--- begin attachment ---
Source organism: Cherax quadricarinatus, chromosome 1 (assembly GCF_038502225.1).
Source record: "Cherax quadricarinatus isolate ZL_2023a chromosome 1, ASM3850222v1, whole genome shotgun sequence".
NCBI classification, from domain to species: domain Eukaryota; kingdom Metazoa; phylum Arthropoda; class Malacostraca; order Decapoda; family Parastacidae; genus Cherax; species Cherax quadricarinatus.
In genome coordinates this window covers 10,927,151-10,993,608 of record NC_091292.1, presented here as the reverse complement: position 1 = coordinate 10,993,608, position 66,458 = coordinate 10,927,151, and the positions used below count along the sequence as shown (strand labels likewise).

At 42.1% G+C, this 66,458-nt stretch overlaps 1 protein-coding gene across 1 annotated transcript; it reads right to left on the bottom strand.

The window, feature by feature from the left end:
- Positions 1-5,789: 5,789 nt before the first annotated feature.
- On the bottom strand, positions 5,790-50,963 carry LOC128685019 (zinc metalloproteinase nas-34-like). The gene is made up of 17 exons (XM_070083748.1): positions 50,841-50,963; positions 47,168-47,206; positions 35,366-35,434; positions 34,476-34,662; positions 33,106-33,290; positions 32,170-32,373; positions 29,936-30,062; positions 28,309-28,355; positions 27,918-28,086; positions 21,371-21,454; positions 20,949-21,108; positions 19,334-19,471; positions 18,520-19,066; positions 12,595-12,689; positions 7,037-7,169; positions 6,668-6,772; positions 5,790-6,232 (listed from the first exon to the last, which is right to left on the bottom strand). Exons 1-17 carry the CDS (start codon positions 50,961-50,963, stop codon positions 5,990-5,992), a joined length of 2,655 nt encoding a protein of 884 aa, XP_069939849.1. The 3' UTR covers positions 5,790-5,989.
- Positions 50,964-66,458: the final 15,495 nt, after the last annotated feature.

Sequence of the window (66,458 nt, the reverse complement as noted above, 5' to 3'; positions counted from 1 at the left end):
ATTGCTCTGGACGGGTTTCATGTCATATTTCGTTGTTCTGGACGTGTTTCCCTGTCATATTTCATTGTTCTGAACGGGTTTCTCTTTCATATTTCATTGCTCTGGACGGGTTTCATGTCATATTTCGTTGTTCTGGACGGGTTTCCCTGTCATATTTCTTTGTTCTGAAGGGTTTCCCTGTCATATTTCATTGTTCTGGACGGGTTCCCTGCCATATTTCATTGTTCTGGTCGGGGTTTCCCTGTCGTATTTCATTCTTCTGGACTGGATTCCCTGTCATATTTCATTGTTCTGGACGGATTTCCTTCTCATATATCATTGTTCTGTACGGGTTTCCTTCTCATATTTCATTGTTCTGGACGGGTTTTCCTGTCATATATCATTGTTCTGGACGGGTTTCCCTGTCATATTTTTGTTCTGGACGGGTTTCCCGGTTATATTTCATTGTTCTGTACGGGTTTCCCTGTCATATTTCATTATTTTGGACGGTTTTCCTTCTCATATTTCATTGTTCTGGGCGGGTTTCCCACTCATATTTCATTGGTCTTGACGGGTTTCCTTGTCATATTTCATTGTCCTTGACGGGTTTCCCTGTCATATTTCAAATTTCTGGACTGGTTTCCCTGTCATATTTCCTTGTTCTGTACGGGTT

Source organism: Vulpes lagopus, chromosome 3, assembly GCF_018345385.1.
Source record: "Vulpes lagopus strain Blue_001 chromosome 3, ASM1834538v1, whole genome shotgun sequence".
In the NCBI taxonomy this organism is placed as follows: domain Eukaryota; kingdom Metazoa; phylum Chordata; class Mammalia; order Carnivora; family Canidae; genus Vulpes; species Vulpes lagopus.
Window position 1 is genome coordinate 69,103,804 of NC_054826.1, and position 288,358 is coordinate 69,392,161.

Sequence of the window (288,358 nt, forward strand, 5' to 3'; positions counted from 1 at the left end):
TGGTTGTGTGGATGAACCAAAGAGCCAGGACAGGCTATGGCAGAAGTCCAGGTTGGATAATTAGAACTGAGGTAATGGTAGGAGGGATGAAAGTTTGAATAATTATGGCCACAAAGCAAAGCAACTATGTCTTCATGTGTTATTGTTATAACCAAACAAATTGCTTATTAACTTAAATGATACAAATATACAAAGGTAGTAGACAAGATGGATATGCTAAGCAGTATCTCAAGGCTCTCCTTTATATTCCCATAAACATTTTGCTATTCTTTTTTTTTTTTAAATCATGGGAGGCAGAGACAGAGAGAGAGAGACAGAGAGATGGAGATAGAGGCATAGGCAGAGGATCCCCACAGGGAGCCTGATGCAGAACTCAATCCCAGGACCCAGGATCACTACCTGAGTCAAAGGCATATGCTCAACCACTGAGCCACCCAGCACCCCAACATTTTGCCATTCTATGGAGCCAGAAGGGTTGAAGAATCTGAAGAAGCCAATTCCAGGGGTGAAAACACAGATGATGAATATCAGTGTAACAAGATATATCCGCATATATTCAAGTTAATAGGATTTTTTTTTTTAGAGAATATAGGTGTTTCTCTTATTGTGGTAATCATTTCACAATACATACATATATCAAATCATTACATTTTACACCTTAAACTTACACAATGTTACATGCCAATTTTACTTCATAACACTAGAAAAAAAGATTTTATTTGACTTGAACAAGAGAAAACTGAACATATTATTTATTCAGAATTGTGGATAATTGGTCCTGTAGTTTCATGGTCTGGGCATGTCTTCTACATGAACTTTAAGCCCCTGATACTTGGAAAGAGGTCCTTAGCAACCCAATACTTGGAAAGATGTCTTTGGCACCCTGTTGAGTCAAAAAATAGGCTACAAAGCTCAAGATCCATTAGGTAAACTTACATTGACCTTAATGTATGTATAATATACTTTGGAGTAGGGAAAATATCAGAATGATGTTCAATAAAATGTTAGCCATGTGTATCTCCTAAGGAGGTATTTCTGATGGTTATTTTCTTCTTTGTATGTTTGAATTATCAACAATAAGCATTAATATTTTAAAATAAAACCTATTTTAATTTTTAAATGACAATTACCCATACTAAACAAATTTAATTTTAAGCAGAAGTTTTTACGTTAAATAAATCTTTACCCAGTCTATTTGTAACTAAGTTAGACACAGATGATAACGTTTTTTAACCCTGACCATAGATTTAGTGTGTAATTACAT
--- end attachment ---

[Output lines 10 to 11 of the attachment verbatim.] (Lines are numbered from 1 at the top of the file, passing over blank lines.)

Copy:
Sequence of the window (66,458 nt, the reverse complement as noted above, 5' to 3'; positions counted from 1 at the left end):
ATTGCTCTGGACGGGTTTCATGTCATATTTCGTTGTTCTGGACGTGTTTCCCTGTCATATTTCATTGTTCTGAACGGGTTTCTCTTTCATATTTCATTGCTCTGGACGGGTTTCATGTCATATTTCGTTGTTCTGGACGGGTTTCCCTGTCATATTTCTTTGTTCTGAAGGGTTTCCCTGTCATATTTCATTGTTCTGGACGGGTTCCCTGCCATATTTCATTGTTCTGGTCGGGGTTTCCCTGTCGTATTTCATTCTTCTGGACTGGATTCCCTGTCATATTTCATTGTTCTGGACGGATTTCCTTCTCATATATCATTGTTCTGTACGGGTTTCCTTCTCATATTTCATTGTTCTGGACGGGTTTTCCTGTCATATATCATTGTTCTGGACGGGTTTCCCTGTCATATTTTTGTTCTGGACGGGTTTCCCGGTTATATTTCATTGTTCTGTACGGGTTTCCCTGTCATATTTCATTATTTTGGACGGTTTTCCTTCTCATATTTCATTGTTCTGGGCGGGTTTCCCACTCATATTTCATTGGTCTTGACGGGTTTCCTTGTCATATTTCATTGTCCTTGACGGGTTTCCCTGTCATATTTCAAATTTCTGGACTGGTTTCCCTGTCATATTTCCTTGTTCTGTACGGGTT